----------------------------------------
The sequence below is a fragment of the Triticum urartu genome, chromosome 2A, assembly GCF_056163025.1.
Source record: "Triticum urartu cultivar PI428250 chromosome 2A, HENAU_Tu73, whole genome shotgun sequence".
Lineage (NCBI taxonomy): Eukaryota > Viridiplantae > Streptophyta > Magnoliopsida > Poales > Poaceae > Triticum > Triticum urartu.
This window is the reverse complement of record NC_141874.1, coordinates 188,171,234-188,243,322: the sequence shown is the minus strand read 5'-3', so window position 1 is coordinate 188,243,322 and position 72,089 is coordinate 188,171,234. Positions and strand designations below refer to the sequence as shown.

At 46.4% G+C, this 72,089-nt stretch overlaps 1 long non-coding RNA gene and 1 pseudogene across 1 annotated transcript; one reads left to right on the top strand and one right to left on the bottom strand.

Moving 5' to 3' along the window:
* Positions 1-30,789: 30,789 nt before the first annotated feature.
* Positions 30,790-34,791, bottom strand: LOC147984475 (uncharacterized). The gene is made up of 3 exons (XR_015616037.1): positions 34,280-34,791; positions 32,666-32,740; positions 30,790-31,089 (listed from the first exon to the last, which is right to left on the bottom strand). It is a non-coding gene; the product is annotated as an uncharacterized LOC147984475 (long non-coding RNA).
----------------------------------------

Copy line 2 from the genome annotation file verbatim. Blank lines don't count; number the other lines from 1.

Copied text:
Source record: "Triticum urartu cultivar PI428250 chromosome 2A, HENAU_Tu73, whole genome shotgun sequence".